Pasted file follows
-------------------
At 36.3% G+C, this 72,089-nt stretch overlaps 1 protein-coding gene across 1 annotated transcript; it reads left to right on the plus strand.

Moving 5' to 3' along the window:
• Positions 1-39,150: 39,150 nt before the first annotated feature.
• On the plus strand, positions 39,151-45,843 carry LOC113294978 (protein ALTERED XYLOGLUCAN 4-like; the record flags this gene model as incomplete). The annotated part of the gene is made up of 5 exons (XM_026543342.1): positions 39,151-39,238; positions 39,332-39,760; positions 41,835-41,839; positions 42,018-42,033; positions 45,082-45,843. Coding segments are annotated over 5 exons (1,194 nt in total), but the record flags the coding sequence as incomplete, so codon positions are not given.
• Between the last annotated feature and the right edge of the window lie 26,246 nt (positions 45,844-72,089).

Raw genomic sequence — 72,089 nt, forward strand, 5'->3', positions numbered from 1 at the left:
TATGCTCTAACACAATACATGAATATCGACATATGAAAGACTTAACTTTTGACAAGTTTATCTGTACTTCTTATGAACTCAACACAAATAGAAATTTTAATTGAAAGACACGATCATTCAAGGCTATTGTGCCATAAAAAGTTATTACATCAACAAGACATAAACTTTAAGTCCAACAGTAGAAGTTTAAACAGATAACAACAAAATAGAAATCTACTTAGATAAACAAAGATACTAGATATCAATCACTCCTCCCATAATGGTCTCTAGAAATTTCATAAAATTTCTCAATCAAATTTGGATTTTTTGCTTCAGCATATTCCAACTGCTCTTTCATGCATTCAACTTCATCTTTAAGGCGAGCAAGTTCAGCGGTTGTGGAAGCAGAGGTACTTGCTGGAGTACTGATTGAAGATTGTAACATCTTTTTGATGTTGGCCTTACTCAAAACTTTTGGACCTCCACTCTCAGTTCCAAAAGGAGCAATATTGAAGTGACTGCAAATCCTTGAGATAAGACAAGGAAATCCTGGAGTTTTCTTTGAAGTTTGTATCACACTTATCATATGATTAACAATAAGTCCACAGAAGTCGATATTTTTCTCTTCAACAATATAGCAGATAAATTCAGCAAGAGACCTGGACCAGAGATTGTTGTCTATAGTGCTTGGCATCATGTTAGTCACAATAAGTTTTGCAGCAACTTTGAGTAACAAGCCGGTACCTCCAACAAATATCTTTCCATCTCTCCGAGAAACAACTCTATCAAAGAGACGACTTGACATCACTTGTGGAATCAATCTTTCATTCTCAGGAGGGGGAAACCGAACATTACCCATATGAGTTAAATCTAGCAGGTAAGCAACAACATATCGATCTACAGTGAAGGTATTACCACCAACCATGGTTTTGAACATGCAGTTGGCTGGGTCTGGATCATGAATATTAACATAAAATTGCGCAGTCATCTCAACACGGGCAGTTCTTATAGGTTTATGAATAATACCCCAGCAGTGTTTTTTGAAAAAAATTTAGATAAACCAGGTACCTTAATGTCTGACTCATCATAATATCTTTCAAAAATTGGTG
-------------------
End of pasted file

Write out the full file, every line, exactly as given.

At 36.3% G+C, this 72,089-nt stretch overlaps 1 protein-coding gene across 1 annotated transcript; it reads left to right on the plus strand.

Moving 5' to 3' along the window:
• Positions 1-39,150: 39,150 nt before the first annotated feature.
• On the plus strand, positions 39,151-45,843 carry LOC113294978 (protein ALTERED XYLOGLUCAN 4-like; the record flags this gene model as incomplete). The annotated part of the gene is made up of 5 exons (XM_026543342.1): positions 39,151-39,238; positions 39,332-39,760; positions 41,835-41,839; positions 42,018-42,033; positions 45,082-45,843. Coding segments are annotated over 5 exons (1,194 nt in total), but the record flags the coding sequence as incomplete, so codon positions are not given.
• Between the last annotated feature and the right edge of the window lie 26,246 nt (positions 45,844-72,089).

Raw genomic sequence — 72,089 nt, forward strand, 5'->3', positions numbered from 1 at the left:
TATGCTCTAACACAATACATGAATATCGACATATGAAAGACTTAACTTTTGACAAGTTTATCTGTACTTCTTATGAACTCAACACAAATAGAAATTTTAATTGAAAGACACGATCATTCAAGGCTATTGTGCCATAAAAAGTTATTACATCAACAAGACATAAACTTTAAGTCCAACAGTAGAAGTTTAAACAGATAACAACAAAATAGAAATCTACTTAGATAAACAAAGATACTAGATATCAATCACTCCTCCCATAATGGTCTCTAGAAATTTCATAAAATTTCTCAATCAAATTTGGATTTTTTGCTTCAGCATATTCCAACTGCTCTTTCATGCATTCAACTTCATCTTTAAGGCGAGCAAGTTCAGCGGTTGTGGAAGCAGAGGTACTTGCTGGAGTACTGATTGAAGATTGTAACATCTTTTTGATGTTGGCCTTACTCAAAACTTTTGGACCTCCACTCTCAGTTCCAAAAGGAGCAATATTGAAGTGACTGCAAATCCTTGAGATAAGACAAGGAAATCCTGGAGTTTTCTTTGAAGTTTGTATCACACTTATCATATGATTAACAATAAGTCCACAGAAGTCGATATTTTTCTCTTCAACAATATAGCAGATAAATTCAGCAAGAGACCTGGACCAGAGATTGTTGTCTATAGTGCTTGGCATCATGTTAGTCACAATAAGTTTTGCAGCAACTTTGAGTAACAAGCCGGTACCTCCAACAAATATCTTTCCATCTCTCCGAGAAACAACTCTATCAAAGAGACGACTTGACATCACTTGTGGAATCAATCTTTCATTCTCAGGAGGGGGAAACCGAACATTACCCATATGAGTTAAATCTAGCAGGTAAGCAACAACATATCGATCTACAGTGAAGGTATTACCACCAACCATGGTTTTGAACATGCAGTTGGCTGGGTCTGGATCATGAATATTAACATAAAATTGCGCAGTCATCTCAACACGGGCAGTTCTTATAGGTTTATGAATAATACCCCAGCAGTGTTTTTTGAAAAAAATTTAGATAAACCAGGTACCTTAATGTCTGACTCATCATAATATCTTTCAAAAATTGGTG